Bar Bulletin

October, 2004

(410) 685-3993 | (410) 685-7878 | (800) 492-1964

Richard Vincent
Director, ext 3040
Carol P. Waldhauser
Assistant Director, ext 3041

"The Face of Recovery - Part II of II"
By Anonymous (introduction by Carol P. Waldhauser)

Alcohol and other drug use can affect anyone, but those with certain risk factors, including a family history of alcohol and other drug-use disorders, are particularly vulnerable. This disorder affects not only the people who are in need of treatment but their family members as well. Clearly, the effects of helping one person achieve recovery from alcohol (or other drug) abuse can improve a multitude of lives. The following is the story of one individual who joined the voices of recovery, the second in a two-part series.

- Carol P. Waldhauser

Part II - The Face of Recovery

The old saying says that the fruit doesn’t fall far from the tree. It is true. Having an alcoholic father, I unfortunately inherited many of his traits, the worst of them being my own alcoholism. But contrary to my father’s unchecked descent into the deepest throes of alcoholism, I chose to face my disease and start on a much more hopeful, albeit difficult path. And that path is recovery.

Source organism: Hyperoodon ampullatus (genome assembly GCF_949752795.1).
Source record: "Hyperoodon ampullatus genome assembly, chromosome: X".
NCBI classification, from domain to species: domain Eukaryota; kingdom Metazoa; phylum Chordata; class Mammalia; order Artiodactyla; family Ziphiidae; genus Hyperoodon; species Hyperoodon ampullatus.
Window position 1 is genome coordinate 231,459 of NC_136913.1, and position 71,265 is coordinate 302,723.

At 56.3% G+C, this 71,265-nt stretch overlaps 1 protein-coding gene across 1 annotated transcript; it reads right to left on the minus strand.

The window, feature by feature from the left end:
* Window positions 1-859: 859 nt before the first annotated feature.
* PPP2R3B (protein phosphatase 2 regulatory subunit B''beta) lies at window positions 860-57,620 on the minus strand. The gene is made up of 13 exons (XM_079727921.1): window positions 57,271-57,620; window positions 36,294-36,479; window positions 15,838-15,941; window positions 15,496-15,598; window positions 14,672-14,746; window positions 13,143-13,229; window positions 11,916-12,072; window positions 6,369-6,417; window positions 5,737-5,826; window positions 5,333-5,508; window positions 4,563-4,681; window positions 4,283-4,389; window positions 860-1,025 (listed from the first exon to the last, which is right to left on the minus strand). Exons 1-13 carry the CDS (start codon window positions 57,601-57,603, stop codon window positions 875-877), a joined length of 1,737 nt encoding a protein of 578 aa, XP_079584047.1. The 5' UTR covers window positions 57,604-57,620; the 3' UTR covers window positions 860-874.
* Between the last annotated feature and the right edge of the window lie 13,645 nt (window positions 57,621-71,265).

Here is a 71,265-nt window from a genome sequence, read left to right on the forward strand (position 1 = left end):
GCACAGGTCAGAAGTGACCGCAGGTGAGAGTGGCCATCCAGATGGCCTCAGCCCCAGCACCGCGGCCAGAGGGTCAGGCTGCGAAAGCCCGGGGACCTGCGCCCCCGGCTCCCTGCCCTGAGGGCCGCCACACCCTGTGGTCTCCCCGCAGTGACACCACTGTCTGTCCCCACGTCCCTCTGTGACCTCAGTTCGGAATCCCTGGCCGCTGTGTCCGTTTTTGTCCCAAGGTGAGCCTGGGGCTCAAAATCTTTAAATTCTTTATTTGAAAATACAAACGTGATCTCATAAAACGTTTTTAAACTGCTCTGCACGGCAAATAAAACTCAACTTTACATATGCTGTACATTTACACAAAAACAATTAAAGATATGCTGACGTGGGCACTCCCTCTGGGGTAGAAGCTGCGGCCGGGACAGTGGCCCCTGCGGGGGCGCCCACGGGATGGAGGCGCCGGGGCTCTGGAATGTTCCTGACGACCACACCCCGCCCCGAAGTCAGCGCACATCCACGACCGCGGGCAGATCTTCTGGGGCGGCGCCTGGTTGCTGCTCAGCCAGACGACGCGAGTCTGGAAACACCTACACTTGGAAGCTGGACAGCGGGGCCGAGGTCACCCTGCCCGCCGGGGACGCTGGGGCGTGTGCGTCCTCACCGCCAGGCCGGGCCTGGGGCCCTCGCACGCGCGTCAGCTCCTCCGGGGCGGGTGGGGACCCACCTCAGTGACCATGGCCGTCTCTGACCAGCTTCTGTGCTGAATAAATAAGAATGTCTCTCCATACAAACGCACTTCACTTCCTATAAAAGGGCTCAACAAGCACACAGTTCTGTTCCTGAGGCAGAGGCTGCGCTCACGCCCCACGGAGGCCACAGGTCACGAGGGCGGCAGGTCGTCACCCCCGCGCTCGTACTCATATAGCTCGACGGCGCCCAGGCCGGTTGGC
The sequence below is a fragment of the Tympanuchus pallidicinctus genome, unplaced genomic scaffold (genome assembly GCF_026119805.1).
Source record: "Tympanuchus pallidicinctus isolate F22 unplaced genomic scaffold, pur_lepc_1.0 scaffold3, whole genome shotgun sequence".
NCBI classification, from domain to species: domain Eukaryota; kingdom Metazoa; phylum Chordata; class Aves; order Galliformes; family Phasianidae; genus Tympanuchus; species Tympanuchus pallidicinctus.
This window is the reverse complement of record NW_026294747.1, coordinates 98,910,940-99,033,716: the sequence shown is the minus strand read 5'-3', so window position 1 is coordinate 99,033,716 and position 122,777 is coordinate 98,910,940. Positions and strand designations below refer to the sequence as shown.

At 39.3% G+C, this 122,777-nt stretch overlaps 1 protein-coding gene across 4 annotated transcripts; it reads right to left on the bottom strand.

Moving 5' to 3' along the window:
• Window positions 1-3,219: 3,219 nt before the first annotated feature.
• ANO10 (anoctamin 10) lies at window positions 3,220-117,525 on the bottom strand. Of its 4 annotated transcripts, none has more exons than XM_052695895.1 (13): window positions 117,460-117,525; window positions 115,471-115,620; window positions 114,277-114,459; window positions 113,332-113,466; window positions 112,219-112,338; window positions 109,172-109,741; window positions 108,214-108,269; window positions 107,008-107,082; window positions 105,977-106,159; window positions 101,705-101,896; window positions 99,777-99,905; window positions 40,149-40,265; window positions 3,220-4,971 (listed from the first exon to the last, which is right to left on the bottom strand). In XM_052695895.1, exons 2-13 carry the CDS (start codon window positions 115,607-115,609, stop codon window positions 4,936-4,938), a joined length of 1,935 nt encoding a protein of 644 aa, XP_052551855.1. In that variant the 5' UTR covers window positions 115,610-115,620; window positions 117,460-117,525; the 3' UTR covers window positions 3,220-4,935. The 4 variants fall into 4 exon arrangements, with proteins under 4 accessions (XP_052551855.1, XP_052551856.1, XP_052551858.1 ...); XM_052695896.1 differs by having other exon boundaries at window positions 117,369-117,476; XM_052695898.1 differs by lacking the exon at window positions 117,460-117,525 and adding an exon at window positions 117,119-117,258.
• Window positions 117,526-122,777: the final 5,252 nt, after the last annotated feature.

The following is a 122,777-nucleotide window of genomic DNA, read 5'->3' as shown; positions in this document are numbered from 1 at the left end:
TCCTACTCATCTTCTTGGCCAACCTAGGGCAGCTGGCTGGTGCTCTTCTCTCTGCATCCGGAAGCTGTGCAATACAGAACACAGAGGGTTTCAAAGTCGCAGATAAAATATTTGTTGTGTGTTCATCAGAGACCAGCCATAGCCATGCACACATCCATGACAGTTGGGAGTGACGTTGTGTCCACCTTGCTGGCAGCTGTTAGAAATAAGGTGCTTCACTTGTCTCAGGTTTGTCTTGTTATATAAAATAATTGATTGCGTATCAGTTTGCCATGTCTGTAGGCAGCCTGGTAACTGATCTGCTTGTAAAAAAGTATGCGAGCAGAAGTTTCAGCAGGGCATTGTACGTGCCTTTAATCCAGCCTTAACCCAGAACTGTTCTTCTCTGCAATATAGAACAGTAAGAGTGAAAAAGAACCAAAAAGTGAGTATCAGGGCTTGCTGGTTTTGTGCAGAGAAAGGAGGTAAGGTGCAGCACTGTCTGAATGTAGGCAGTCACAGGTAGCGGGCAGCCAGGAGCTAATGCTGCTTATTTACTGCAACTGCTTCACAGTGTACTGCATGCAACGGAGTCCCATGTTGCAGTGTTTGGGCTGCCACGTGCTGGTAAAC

Recovery is many things to many people. It is a very personal thing that everyone experiences in their own way; hence, I only describe my experience. It is incredibly hard and incredibly painful. It is hope, it is joy – it is all these things and many, many more. The hardest part for me was acceptance – my acceptance – that I was, am and always will be an alcoholic. This is a fact of my life that I will have to bear each and every day. Denial….ah, denial is a cunning and powerful weapon that alcoholism wields with unforgiving force. Acceptance – or breaking the denial – was the hardest thing for me to accomplish. One would think that having an alcoholic parent recognition and acceptance would be easy; after all, I had seen alcoholism all my life. Wrong! Having an alcoholic parent made acceptance harder, not only because of having lived with alcoholism all my life but also because each and every day I was forced to deny what was right in front of me, what was happening to me on a daily basis. And what we live we learn and learn it well.

So, as I said, acceptance and the breaking down of the “denial barrier” was for me the hardest part of recovery. I also understand and acknowledge that my recovery is still in its infancy, that I have only just started down its path. And other things may prove even harder…or easier – at this time I can’t be certain. The only thing I do know is that I have accepted that I have this disease and that it will inevitably kill me, ruining everything that is good in my life. So I take my steps down this path called recovery. It is hard. It is good. It is life, or at least it is life that is worth living. This is only my vantage point, of course, but I would wager that those who have truly embraced recovery, those who have truly given themselves over to the effort and hard work that recovery requires, would agree at least in part with what I say.